What was long assumed to be a formality became a reality on Wednesday for the Alabama Crimson Tide.
Veteran assistant coach and one-time Baylor head coach Kevin Steele will move on to the field and serve as Alabama's linebackers coach for the 2014 season. Steele spent last season in an off-the-field role for the Crimson Tide as director of player personnel.
Steele was the head coach of the Baylor Bears from 1999-2002 and has previously served as the defensive coordinator of the Crimson Tide (2007) and at Clemson (2009-12).
Kevin is very familiar with our program from an organizational standpoint as well as our defense from coaching here previously so he'll be able to jump right in and not miss a beat. He possesses outstanding organizational skills along with great people skills which make him an excellent coach, teacher and recruiter.
Steele's move back down to the field gives Saban four coaches on his on-the-field staff who have experience as head coaches at the Football Bowl Subdivision (FBS) level.
|Lane Kiffin||OC||Oakland Raiders, Tennessee, USC||2007-2008, 2009, 2010-2013|
|Bobby Williams||TE/ST||Michigan State||2000-2002|
That will be a huge benefit for a Crimson Tide team that will navigate through a good bit of personnel turnover this season.
Steele will focus on inside linebackers, which is a group that will be without former superstar and co-SEC defensive player of the year C.J. Mosley and, aside from returning "Mike" linebacker Trey DePriest doesn't have much game experience at all.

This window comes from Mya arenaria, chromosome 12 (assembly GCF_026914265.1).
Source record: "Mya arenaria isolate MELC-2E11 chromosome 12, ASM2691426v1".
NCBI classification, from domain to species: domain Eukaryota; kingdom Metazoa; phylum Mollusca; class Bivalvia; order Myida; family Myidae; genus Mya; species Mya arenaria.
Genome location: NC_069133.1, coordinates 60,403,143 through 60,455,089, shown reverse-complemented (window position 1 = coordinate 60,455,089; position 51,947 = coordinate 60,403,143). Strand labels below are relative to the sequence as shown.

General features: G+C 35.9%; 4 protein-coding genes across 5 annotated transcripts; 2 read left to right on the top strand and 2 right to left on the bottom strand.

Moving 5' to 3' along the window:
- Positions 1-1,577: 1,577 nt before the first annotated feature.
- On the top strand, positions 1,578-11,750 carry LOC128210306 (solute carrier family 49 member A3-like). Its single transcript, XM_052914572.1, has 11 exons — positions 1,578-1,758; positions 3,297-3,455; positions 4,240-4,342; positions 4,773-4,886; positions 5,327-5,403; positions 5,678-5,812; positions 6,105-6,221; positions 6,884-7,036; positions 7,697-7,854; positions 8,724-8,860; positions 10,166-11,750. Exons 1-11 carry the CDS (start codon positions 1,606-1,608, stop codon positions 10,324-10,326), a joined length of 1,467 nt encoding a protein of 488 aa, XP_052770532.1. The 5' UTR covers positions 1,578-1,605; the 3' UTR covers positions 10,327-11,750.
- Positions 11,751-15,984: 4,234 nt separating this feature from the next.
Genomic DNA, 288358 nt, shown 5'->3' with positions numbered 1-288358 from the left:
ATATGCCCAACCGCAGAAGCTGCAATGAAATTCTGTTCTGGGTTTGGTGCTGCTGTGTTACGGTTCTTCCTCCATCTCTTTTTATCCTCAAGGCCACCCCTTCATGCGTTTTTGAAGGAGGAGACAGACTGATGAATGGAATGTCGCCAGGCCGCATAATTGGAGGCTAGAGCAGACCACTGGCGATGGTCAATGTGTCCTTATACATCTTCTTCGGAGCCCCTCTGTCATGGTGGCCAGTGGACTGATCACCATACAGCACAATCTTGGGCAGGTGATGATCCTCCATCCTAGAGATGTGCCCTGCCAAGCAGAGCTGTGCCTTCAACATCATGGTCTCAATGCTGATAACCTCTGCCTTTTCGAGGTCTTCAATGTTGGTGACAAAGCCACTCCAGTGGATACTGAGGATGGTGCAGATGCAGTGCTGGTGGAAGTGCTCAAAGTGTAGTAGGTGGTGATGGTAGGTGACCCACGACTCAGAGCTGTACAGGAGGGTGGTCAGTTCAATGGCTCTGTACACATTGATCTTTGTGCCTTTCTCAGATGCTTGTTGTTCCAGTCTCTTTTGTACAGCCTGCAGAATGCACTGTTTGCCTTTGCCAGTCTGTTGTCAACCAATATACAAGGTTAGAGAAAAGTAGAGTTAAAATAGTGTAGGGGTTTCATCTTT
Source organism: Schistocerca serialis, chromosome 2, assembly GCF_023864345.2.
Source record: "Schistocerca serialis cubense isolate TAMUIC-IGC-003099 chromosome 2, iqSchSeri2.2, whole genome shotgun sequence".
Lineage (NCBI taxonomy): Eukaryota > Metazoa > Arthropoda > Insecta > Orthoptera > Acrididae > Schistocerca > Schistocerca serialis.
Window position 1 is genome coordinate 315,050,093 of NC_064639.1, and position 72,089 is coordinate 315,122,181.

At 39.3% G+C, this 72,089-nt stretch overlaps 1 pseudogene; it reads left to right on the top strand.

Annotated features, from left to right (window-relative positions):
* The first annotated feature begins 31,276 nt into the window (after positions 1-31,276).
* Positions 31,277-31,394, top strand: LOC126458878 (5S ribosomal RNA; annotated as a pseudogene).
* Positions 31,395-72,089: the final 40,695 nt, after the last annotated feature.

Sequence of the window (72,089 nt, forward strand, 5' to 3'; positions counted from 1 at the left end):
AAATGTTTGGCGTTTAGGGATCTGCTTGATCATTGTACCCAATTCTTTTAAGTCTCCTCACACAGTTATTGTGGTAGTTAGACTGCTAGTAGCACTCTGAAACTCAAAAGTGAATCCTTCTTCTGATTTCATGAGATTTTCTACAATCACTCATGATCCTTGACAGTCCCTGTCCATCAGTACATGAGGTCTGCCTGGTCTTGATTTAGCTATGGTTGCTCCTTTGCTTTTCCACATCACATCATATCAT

Reuben Foster, Reggie Ragland, Dillon Lee and several incoming freshman can play inside, but having a veteran coach that knows the game not just from a positional standpoint, but from a head coaching standpoint, too, will help the younger players prepare for the bigger role.
Left tackle Cyrus Kouandjio and right guard Anthony Steen are gone from the Tide offensive line, and having Mario Cristobal's experience will help the replacements—one of which could be a true freshman, early enrollee offensive tackle Cameron Robinson.
This is what good head coaches do.
They surround themselves with quality assistants that they don't have to micromanage. Saban has the reputation as a bit of a control freak, but so much head coaching experience on his staff gives him the luxury of relinquishing control when his duties as a head coach divert his attention to other aspects of the program.
Attracting quality assistants is nothing new in the SEC.
Seven of the 13 highest-paid assistant coaches in the country last season were from the SEC, according to the USA Today coaches' salary database. The resources being poured into coaching staffs makes jobs in the conference more attractive to former head coaches looking to stay in the business.
Saban chose to load his staff up with former head coaches, which is never a bad thing—especially in a season in which Alabama is dealing with roster turnover at several key spots.